Embrace the Changes Technology Brings Us!

Technological advances are impacting every sector of industry from microprocessors to rescue gear. Precision engineering and advances in materials have made the gear rescuers use today smaller, lighter, smoother, faster and safer than ever. Some advances are incremental, and you only recognize the progress when you look back over a long time-horizon. For example, a retired U.S. Army Ranger recently told me that when he was in Ranger School in the 1960’s, he rappelled off 60-foot towers and the only descent control technology he had was a pair of leather gloves! Clearly, we’ve come a long way since then, and the quality of devices a rescuer can use to safely control their speed during a descent is remarkable. Other technological advances are more immediately impactful and noticeable. Whether it happens slowly or rapidly, we as rescuers have a duty to always be evaluating innovative new equipment and techniques so that we can keep improving the overall effectiveness and safety of rescue operations.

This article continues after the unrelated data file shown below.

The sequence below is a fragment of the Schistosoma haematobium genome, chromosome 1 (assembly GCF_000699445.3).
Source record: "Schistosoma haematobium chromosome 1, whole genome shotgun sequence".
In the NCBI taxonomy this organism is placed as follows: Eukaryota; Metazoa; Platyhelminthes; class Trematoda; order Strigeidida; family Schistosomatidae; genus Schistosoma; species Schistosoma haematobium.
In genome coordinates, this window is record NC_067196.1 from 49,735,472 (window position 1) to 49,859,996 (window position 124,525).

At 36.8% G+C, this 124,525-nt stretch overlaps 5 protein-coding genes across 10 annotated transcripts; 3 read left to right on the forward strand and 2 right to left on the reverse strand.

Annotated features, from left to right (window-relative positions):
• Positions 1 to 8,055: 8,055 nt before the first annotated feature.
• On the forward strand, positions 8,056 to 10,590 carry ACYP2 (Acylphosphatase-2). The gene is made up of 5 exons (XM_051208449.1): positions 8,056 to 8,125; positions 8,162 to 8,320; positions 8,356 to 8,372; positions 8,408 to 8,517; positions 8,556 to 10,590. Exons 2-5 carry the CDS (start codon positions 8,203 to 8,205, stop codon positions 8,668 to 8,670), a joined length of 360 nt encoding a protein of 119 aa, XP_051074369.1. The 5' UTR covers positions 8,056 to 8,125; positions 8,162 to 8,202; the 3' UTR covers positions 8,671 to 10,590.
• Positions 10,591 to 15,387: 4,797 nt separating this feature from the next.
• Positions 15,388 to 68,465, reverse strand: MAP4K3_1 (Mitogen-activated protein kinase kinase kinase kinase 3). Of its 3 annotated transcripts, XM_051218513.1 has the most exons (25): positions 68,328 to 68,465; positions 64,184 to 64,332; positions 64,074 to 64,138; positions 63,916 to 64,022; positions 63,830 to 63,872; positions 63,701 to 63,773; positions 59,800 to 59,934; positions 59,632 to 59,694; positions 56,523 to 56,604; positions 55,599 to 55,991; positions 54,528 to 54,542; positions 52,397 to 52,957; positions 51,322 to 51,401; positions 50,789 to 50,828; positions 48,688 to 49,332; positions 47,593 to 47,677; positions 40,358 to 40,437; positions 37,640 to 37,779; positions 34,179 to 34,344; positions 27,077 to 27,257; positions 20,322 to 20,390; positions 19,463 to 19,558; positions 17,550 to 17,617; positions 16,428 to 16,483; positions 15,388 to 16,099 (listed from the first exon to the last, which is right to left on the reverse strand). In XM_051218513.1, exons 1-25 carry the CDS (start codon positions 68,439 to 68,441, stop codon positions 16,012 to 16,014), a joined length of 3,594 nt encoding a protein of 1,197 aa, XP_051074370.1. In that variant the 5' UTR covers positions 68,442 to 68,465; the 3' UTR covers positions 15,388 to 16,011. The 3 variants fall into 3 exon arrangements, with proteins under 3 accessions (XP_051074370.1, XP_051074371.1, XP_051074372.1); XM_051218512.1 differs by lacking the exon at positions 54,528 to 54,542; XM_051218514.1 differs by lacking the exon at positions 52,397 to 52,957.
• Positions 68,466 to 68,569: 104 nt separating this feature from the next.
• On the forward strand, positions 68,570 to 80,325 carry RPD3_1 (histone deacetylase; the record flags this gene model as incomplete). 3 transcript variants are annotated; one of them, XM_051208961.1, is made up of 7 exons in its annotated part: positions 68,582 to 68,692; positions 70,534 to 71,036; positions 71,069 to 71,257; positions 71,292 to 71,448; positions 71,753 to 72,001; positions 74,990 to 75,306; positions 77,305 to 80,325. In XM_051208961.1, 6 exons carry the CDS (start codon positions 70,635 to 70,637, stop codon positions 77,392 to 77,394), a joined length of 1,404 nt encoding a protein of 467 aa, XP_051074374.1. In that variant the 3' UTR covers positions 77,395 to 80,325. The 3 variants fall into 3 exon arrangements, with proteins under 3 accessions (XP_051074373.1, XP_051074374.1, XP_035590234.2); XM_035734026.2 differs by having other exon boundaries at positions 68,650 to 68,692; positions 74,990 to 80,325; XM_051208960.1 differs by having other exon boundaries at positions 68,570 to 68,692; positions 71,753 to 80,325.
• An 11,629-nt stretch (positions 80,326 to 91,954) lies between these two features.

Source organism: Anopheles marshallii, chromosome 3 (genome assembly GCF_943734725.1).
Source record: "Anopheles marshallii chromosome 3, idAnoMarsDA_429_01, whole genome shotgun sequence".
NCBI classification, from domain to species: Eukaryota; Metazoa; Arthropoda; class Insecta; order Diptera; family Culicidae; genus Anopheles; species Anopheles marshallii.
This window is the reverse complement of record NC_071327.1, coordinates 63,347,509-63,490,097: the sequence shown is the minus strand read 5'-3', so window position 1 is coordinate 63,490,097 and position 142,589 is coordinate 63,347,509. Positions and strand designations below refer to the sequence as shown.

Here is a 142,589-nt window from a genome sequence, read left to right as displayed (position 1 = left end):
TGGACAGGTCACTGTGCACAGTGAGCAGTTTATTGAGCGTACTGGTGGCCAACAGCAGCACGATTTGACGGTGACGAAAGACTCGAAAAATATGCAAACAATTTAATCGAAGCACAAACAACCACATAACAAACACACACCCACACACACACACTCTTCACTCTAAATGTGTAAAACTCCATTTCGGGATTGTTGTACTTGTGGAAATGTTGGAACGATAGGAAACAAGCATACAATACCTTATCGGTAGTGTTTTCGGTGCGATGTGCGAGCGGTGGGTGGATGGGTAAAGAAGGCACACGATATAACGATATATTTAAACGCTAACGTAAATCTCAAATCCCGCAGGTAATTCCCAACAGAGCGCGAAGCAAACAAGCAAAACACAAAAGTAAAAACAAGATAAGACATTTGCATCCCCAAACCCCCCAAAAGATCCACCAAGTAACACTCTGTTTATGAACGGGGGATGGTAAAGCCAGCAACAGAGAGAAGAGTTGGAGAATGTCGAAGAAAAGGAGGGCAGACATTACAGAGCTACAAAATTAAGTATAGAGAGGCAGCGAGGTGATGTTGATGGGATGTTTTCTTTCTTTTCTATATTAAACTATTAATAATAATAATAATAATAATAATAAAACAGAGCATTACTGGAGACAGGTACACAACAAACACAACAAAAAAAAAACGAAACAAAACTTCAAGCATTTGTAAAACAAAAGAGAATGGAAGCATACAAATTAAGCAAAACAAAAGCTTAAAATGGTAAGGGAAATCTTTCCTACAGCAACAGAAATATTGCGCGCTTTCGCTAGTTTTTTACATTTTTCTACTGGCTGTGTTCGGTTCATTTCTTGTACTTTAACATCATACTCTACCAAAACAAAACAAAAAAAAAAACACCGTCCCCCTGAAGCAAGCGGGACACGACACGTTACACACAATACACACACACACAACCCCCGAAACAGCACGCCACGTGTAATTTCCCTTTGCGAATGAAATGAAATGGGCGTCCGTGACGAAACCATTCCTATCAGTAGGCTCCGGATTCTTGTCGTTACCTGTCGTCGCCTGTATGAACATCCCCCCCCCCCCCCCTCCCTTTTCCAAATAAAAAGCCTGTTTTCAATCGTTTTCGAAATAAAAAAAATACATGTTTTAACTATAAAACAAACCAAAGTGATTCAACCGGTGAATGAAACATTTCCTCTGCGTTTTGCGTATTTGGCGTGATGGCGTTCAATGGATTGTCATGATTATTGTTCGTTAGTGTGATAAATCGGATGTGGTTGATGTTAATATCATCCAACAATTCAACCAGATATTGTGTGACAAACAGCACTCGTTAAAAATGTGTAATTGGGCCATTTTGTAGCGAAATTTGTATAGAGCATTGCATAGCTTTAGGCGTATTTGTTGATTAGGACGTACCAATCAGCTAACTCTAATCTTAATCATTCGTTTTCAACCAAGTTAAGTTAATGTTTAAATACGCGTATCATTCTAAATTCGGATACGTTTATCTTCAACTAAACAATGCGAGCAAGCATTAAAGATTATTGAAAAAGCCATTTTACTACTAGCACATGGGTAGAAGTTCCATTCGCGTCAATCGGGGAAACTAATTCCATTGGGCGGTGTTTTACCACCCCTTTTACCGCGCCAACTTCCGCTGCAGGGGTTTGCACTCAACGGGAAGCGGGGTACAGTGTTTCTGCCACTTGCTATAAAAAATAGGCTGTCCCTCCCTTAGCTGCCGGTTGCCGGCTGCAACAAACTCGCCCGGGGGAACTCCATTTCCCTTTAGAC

About the Author:

Pat Furr is a Corporate Safety Officer, VPP Coordinator, Chief Instructor and technical consultant for Roco Rescue. In addition to penning articles on a variety of safety and technical rescue topics for Roco Rescue's blog, Pat teaches Confined Space Rescue, Rope Access, Tower Work/Rescue and Fall Protection programs across the country. He sits on the National Fire Protection Association’s Committee for Technical Rescue and helped author NFPA 1006, which outlines the professional qualifications standard for technical rescue personnel.

A retired U.S. Air Force MSgt/Pararescueman, Pat also helps design innovative equipment that improves safety in the industry, including a Class III rescue harness, a revolutionary fall protection harness, and a specialized anchor hook used for container access operations.